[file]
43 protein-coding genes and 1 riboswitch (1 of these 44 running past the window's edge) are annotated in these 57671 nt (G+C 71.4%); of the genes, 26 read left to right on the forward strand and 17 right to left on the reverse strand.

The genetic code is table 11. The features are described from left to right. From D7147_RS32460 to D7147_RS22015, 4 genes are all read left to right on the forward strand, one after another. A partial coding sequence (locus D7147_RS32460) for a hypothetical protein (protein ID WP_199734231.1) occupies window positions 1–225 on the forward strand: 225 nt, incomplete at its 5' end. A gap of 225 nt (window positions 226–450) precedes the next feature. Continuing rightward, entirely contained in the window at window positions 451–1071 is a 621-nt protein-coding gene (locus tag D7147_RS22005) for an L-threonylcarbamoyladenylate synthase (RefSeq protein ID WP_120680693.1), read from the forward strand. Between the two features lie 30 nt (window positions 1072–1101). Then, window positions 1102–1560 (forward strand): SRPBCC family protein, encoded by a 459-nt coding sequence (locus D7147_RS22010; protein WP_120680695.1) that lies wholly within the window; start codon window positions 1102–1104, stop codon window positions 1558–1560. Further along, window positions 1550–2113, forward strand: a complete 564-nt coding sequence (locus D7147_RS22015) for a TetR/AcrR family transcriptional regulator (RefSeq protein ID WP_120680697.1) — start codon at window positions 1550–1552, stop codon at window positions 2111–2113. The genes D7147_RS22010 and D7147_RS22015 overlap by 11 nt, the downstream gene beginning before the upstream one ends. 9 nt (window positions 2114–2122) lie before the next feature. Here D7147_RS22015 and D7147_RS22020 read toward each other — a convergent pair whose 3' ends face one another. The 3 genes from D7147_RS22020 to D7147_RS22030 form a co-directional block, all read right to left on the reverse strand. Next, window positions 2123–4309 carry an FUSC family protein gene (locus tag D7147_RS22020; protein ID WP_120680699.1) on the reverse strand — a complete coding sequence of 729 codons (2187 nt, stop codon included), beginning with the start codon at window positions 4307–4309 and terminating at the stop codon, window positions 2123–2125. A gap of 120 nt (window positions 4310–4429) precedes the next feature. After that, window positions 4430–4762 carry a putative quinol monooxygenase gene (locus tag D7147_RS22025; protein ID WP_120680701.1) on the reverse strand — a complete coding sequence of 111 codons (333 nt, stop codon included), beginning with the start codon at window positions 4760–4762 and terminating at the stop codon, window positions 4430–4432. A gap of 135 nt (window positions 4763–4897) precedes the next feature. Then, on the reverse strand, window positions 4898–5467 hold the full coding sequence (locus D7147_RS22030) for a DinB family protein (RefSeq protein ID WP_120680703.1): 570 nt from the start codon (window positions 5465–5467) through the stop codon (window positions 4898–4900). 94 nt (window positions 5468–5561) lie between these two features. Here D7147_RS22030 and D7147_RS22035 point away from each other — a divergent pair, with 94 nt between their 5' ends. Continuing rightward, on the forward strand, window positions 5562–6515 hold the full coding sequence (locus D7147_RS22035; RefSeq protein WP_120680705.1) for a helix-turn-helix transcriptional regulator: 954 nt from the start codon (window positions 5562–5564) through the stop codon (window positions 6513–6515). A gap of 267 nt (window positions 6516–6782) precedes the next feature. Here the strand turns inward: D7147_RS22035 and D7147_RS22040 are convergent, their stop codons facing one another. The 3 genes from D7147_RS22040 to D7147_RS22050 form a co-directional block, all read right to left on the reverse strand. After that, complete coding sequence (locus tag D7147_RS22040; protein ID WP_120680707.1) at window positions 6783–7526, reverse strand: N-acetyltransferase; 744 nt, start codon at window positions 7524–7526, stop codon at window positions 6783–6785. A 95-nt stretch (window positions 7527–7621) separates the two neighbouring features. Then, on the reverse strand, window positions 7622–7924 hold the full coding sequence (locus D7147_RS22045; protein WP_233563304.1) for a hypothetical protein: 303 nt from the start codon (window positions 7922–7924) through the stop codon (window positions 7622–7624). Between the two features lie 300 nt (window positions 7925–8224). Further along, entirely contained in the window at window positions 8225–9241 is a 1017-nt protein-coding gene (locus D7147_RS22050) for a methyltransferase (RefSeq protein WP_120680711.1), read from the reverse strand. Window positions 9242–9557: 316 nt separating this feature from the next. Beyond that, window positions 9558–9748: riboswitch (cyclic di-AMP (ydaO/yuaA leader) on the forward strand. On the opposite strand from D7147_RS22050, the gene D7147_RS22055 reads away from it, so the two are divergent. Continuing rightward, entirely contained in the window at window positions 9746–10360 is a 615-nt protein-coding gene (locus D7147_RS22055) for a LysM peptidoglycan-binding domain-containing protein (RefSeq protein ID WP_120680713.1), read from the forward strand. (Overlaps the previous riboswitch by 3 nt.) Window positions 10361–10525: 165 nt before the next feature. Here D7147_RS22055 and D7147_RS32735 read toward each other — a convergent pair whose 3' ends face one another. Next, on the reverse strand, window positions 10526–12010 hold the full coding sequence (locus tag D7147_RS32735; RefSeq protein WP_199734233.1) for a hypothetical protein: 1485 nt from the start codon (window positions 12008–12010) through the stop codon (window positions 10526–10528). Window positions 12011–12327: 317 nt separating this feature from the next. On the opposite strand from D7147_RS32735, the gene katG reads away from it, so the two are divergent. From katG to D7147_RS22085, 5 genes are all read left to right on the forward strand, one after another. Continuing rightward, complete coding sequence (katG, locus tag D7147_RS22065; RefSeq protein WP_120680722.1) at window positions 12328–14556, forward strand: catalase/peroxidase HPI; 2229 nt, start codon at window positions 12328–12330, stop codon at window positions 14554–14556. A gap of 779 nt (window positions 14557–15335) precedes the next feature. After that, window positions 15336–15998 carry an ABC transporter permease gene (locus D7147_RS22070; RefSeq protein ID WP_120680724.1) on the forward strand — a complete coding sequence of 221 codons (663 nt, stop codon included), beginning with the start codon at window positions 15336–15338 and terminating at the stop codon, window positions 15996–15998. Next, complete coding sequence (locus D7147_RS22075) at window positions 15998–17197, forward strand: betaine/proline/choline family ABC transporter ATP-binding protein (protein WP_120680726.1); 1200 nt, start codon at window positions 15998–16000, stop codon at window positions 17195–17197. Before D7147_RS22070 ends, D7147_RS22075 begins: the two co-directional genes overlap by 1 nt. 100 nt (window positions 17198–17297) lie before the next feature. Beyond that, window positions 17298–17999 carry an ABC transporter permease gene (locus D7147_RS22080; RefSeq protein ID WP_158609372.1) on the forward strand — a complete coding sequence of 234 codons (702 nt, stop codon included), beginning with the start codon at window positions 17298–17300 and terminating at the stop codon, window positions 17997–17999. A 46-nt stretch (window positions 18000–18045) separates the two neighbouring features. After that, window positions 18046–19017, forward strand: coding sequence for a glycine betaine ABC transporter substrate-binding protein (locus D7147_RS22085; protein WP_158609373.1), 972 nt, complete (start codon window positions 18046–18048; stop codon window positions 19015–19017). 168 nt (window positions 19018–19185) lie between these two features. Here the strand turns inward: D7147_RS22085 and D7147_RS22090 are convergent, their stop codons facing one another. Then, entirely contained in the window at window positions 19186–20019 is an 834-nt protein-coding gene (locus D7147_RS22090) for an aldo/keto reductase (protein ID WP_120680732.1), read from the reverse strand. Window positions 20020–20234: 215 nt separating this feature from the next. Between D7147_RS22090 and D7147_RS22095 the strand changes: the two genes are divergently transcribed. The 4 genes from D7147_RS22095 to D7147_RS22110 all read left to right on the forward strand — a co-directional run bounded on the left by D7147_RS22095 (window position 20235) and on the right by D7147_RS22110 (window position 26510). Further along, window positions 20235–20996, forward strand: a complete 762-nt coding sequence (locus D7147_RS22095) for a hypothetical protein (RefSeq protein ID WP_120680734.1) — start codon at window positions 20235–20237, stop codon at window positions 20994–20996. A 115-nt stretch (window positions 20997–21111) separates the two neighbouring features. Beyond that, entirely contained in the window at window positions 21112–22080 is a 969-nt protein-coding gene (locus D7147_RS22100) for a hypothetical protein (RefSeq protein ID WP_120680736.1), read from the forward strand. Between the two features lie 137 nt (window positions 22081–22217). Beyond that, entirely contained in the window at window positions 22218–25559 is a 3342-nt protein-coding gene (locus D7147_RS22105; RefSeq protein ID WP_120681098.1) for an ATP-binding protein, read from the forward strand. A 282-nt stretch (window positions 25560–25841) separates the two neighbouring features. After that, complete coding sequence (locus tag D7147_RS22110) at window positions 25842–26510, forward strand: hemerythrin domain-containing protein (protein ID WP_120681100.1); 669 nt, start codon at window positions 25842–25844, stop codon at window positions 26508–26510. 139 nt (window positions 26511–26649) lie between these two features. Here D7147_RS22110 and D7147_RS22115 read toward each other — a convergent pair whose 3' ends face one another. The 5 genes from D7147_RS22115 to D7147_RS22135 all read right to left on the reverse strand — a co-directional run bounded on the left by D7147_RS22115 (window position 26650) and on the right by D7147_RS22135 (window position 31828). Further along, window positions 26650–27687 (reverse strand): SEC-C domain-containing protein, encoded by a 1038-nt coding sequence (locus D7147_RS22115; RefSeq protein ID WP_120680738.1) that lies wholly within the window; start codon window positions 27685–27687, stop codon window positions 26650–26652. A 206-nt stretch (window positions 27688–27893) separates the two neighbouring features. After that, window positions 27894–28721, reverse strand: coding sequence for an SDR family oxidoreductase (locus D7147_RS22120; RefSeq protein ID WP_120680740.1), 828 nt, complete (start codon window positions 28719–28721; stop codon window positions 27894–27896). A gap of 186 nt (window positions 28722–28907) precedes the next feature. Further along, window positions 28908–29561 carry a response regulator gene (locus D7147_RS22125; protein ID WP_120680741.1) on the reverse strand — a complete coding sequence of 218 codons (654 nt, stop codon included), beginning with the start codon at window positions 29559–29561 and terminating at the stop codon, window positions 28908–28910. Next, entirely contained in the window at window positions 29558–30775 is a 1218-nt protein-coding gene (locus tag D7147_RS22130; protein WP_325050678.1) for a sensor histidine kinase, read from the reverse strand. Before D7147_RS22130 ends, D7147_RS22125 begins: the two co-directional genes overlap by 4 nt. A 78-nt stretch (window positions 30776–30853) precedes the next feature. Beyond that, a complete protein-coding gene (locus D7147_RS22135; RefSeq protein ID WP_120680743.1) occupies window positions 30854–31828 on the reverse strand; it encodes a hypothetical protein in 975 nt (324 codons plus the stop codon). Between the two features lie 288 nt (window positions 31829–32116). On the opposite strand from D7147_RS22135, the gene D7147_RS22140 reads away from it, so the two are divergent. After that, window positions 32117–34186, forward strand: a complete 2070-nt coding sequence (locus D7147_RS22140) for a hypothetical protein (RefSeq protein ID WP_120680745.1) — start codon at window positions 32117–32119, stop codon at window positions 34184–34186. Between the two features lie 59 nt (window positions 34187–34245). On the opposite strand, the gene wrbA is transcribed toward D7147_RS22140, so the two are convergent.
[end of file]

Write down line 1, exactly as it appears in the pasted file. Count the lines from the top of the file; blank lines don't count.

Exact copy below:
43 protein-coding genes and 1 riboswitch (1 of these 44 running past the window's edge) are annotated in these 57671 nt (G+C 71.4%); of the genes, 26 read left to right on the forward strand and 17 right to left on the reverse strand.